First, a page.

​With an infrared rainbow, IBM optical chip outpaces copper wires

Big Blue's researchers have demonstrated fiber-optic technology that could help computers break through today's speed limits by transferring data faster.

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3 min read

A stack of IBM's silicon photonics demonstration chips, each able to send 100 gigabits of data per second, underneath a quarter. IBM Research

IBM Research engineers have pushed a step ahead with a technology called silicon photonics designed to loosen up bottlenecks in the computing industry.

Silicon photonics marries conventional chip technology with the superfast data-transfer abilities of fiber optics. Sending data as light over optical links instead of electrons over copper wires offers big advantages in both speed and transmission distance, but because it's expensive, it's mostly limited to long-haul uses like connecting computers in different buildings, cities and continents.

But IBM's researchers demonstrated a computer chip that can simultaneously transmit and receive four different colors of infrared light over a single fiber-optic line -- a technology called multiplexing. Each link can transmit 25 gigabits of data per second, for a total of 100Gbps. That's enough to transfer a Blu-ray disc's full-resolution 25 gigabyte movie every 2 seconds.

This multiplexing-based speed, combined with the chip's all-in-one design, is an industry first, IBM said in an announcement Tuesday.

It's only a demonstration chip from a research lab at this stage, but silicon photonics work from companies like IBM, Intel and Luxtera could play a crucial role in advancing services like Google search, Microsoft Office Online and Facebook social networking that are housed in mammoth data centers packed with thousands of servers. Those servers today are often linked with copper lines, but more economical fiber-optic links could help unify those servers into a larger, more powerful block of computing power. That means more sophisticated online services.

"People would love to have a way to do inexpensive silicon-compatible photonics," said Linley Group analyst David Kanter. But the technology hasn't been easy to develop, he said.

Silicon photonics dovetails with a number of technologies like spintronics, exotic carbon materials and quantum computing that are in development to ensure the computing industry can keep up its steady pace of progress even after conventional silicon runs out of steam. The steady progress is embodied in a 50-year-old observation called Moore's Law named after Intel co-founder Gordon Moore.

A photograph of IBM's chip shown between records of its ability to transmit and receive with four frequencies of light over the same fiber-optic link. IBM Research

Commercial use later

IBM Research typically works a step ahead of what's commercially feasible, but Big Blue expects the work will pay off for the company later.

"Making silicon photonics technology ready for widespread commercial use will help the semiconductor industry keep pace with ever-growing demands in computing power driven by big data and cloud services," said Arvind Krishna, senior vice president and director of IBM Research. So-called big-data services rely on computationally intense analysis that reveals patterns in things like shopping, traffic or product demand.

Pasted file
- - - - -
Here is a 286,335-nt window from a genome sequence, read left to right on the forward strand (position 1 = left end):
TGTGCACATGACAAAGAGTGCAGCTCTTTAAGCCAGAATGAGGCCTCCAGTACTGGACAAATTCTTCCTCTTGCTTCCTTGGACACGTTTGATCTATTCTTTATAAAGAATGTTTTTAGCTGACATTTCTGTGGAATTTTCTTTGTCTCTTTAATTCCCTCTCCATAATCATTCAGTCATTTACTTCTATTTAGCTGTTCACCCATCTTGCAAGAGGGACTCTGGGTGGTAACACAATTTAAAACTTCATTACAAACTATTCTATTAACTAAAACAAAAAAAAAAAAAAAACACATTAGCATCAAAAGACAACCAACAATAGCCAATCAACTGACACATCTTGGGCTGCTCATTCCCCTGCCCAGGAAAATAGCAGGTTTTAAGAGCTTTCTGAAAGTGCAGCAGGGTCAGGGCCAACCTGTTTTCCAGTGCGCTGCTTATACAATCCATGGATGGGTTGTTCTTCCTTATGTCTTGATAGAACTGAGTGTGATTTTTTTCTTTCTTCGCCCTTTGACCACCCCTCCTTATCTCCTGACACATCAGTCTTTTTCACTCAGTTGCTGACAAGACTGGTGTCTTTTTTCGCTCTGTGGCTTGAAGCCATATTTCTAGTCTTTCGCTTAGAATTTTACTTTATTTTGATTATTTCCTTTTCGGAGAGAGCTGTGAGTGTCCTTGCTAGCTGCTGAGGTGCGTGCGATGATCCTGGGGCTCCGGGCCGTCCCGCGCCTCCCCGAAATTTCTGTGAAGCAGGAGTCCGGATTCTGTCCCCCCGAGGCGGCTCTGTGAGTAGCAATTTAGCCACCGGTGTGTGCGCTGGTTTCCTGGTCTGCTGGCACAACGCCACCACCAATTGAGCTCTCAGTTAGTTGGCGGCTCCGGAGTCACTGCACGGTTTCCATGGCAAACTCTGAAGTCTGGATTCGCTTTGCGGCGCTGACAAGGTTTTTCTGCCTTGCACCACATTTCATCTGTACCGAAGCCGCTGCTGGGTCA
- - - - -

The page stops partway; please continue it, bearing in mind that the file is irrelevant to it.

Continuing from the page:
The four-link technique could cut data-center fiber-optic costs roughly in half, said Will Green, manager of IBM Research's Silicon Photonics Group.

"Multiplexing four wavelengths into one optical fiber means that you can carry four times as much data per fiber, and therefore will need four times less fiber in your interconnect system," Green said. "This fact translates into an additional system-level cost savings for the data-center application on the order of two times on the cost of installed fiber."

Longer-term future

In the longer run, fiber-optic links could tie together components within a computer, too.

Power-consumption limits have capped the speed of processors -- few chips ever make it past 4GHz these days, meaning that their internal clock speed ticks 4 billion times per second. As a result, computing engineers have been looking for other ways to improve overall system performance, and silicon photonics could play a role in keeping processors fed with the data they need to work at maximum efficiency instead of spending large fractions of their time idle.

Key to silicon photonics will be bringing the optical transmitters and receivers -- transceivers -- closer to the processors that need to send and receive data. Those components eventually will be stacked one atop another, linked with a technology called a through-silicon via (TSV), said An Steegen, senior vice president of process technology at Imec, a large Belgian-based chip research group. It'll take years to bring that idea to fruition, she predicted.

Intel has had a long-running interest in silicon photonics and with a technology called Light Peak hoped to build an inexpensive fiber-optic link for computers. It never commercialized that project, though, instead partnering with Apple on the Thunderbolt technology that uses either copper or fiber-optic links that today reach up to 40Gbps.

That's pretty fast, but copper has significant length limits. Copper Thunderbolt cables can reach 3 meters, but fiber-optical alternatives from Corning are available in lengths up to 60 meters.